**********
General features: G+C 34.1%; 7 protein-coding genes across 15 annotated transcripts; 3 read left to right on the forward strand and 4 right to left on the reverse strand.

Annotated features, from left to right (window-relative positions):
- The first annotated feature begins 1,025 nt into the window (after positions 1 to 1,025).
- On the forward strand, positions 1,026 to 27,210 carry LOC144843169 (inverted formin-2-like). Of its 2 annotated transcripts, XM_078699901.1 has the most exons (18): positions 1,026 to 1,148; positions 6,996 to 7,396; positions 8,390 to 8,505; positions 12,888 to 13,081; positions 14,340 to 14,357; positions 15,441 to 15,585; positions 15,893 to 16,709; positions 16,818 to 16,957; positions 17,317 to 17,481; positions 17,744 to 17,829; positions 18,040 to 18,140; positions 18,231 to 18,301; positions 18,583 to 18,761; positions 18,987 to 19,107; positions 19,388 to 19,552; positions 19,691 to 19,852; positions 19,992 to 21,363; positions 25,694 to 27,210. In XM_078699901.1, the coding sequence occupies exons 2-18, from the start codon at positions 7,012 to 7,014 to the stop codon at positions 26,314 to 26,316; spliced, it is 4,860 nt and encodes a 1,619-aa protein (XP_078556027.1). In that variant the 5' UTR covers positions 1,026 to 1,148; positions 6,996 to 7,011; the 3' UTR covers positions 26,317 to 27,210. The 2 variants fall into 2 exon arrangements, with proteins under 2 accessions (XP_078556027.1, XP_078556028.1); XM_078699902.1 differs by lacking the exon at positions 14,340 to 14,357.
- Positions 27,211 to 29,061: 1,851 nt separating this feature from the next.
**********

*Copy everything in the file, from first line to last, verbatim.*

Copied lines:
General features: G+C 34.1%; 7 protein-coding genes across 15 annotated transcripts; 3 read left to right on the forward strand and 4 right to left on the reverse strand.

Annotated features, from left to right (window-relative positions):
- The first annotated feature begins 1,025 nt into the window (after positions 1 to 1,025).
- On the forward strand, positions 1,026 to 27,210 carry LOC144843169 (inverted formin-2-like). Of its 2 annotated transcripts, XM_078699901.1 has the most exons (18): positions 1,026 to 1,148; positions 6,996 to 7,396; positions 8,390 to 8,505; positions 12,888 to 13,081; positions 14,340 to 14,357; positions 15,441 to 15,585; positions 15,893 to 16,709; positions 16,818 to 16,957; positions 17,317 to 17,481; positions 17,744 to 17,829; positions 18,040 to 18,140; positions 18,231 to 18,301; positions 18,583 to 18,761; positions 18,987 to 19,107; positions 19,388 to 19,552; positions 19,691 to 19,852; positions 19,992 to 21,363; positions 25,694 to 27,210. In XM_078699901.1, the coding sequence occupies exons 2-18, from the start codon at positions 7,012 to 7,014 to the stop codon at positions 26,314 to 26,316; spliced, it is 4,860 nt and encodes a 1,619-aa protein (XP_078556027.1). In that variant the 5' UTR covers positions 1,026 to 1,148; positions 6,996 to 7,011; the 3' UTR covers positions 26,317 to 27,210. The 2 variants fall into 2 exon arrangements, with proteins under 2 accessions (XP_078556027.1, XP_078556028.1); XM_078699902.1 differs by lacking the exon at positions 14,340 to 14,357.
- Positions 27,211 to 29,061: 1,851 nt separating this feature from the next.